What has been the most difficult part of your publication (and/or writing) journey?

Believing in myself.

To this day, with four books out and one on the way, I feel like a fraud. Doubts are very good at rearing their ugly heads. I’m not a good writer. I don’t write dark gritty, grab you by the throat and spill your blood books. I get confused when someone starts to talk ‘pronoun cases’ and ‘subject-verb-object sentences’ and I wear out the comma key on my editor’s keyboard. I graduated with an ‘A’ in high school English, but have no further qualifications in writing. No university degree in literature. I sometimes stare at my page as I’m writing and wonder if I’m any good at this at all.

The other day, I finished writing my next book. To get myself out of that world, I went back and re-read the Nephilim Code. I laughed and I cried. And not once did I wince over the story or the characters. I enjoyed it and still can’t believe I wrote it.

I love writing, and I love being in a world hidden within a world, exploring the characters and their journeys. I love fan interactions and having the chance to talk about my books with anyone who stands still long enough. It’s amazing that I get to do something like this, but those doubts can get pretty loud sometimes.

In your writing process, are you a plotter or a pantser or somewhere in between?

A ‘plantser’, maybe? Somewhere in between with a severe bent towards a pantser.
I know from experience that working out a predetermined overview just doesn’t work for me. It causes writer’s block for some reason. I think because I write character driven stories, not plot driven ones.

My most important prep are my character overviews, and they can take months. If I really know my characters, and what drives them then I’ll know how they’ll react to being dumped into the middle of a plot and left to their own devises.

I like to have an overview of the direction I’m going with the story. What the important moments are – I call them my story beats. Mostly that will be in the form of a list or bullet points. I’ll have some research done prior which relate to the story beats, and I’m more than willing to do further research as I go, if needed. While I’m writing I’ll have a file that I’ll add important details to, so I don’t get them lost as I go along. For example, in Nova (Nephilim Code #1), Nova ‘sees’ Nephilim abilities as colours. So I could remember which colour meant which ability, I created a spreadsheet to keep track of them all.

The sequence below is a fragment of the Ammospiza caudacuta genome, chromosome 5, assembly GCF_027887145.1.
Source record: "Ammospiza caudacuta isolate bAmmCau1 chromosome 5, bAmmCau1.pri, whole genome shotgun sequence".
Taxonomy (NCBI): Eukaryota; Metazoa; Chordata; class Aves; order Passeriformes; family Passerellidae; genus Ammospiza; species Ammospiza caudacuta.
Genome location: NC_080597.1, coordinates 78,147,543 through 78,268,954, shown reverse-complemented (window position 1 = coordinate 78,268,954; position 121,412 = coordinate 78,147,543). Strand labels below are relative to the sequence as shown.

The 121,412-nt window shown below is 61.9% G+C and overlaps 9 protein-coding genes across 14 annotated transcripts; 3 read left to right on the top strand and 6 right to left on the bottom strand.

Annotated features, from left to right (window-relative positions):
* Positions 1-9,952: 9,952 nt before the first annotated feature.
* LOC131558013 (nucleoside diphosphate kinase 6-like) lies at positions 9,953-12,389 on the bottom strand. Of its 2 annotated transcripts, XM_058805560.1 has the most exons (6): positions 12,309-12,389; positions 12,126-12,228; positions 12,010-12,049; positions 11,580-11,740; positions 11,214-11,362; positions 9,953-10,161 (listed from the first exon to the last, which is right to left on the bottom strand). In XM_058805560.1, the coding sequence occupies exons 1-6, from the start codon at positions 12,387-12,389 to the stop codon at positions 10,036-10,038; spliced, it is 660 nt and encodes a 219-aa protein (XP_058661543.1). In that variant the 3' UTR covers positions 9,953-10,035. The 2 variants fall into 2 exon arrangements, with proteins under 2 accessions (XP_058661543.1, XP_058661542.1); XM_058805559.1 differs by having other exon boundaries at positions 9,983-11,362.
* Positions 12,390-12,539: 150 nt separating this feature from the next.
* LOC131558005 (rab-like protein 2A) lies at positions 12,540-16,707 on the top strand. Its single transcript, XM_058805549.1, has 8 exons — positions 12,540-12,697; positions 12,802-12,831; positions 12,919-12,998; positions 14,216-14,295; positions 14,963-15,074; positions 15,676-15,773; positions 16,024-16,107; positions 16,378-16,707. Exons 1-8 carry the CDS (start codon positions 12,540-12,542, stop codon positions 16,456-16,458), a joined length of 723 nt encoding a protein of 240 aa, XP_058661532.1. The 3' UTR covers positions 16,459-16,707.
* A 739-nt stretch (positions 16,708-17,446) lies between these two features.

After that, I sit back and let my characters have free reign. So long as they take me in the general direction of my story beats, then it’s all good. Although, sometimes they do take off on their own, and I don’t mind that. If I like where they’re taking me, I’ll adjust the story beats. If I don’t like where they’re taking me I’ll pull them back into line, which most of the time does mean re-writing, but that’s half the fun.

What should we expect next from TP Hogan?

What if Thylacine (Tasmanian Tigers) weren’t extinct, but were shifters trapped in human form? That’s the ‘what if’ question which inspired my next book, Extinct. If all goes to plan, it should be released on 7th October 2017.

Thanks so much for sharing your writing with us, TP. I look forward to reading your newbie!

TP Hogan writes speculative fiction. This allows her to escape…and explore hidden worlds, inhabited by the creatures of her imagination, and she invites you to join her in these realms. She has penned such stories as Shattered, Nephilim Code and Extinct.
When she does step owlishly into reality it is to mess about with baking ideas, play violin, drink copious amounts of coffee and remember that there is a whole other world to explore, in the guise of the beautiful Sunshine Coast Hinterland of Queensland, Australia. She shares her home with her husband and an ever expanding urban backyard garden.
TP Hogan loves talking to readers and writers and you can find to her on Facebook, Twitter and on her website.

Activate Interview By Book

Cross-Post from Just Write for Kids!

December last year I got to share details of my new book Activate on the ‘Just Write for Kids’ #InterviewByBook blog. This was such a fun interview. I thought I’d repost it on my site so those of you who missed it could enjoy it too. For all those who write for children and young adults, make sure you pop over to the ‘Just Write for Kids’ site for some great resources on kids lit.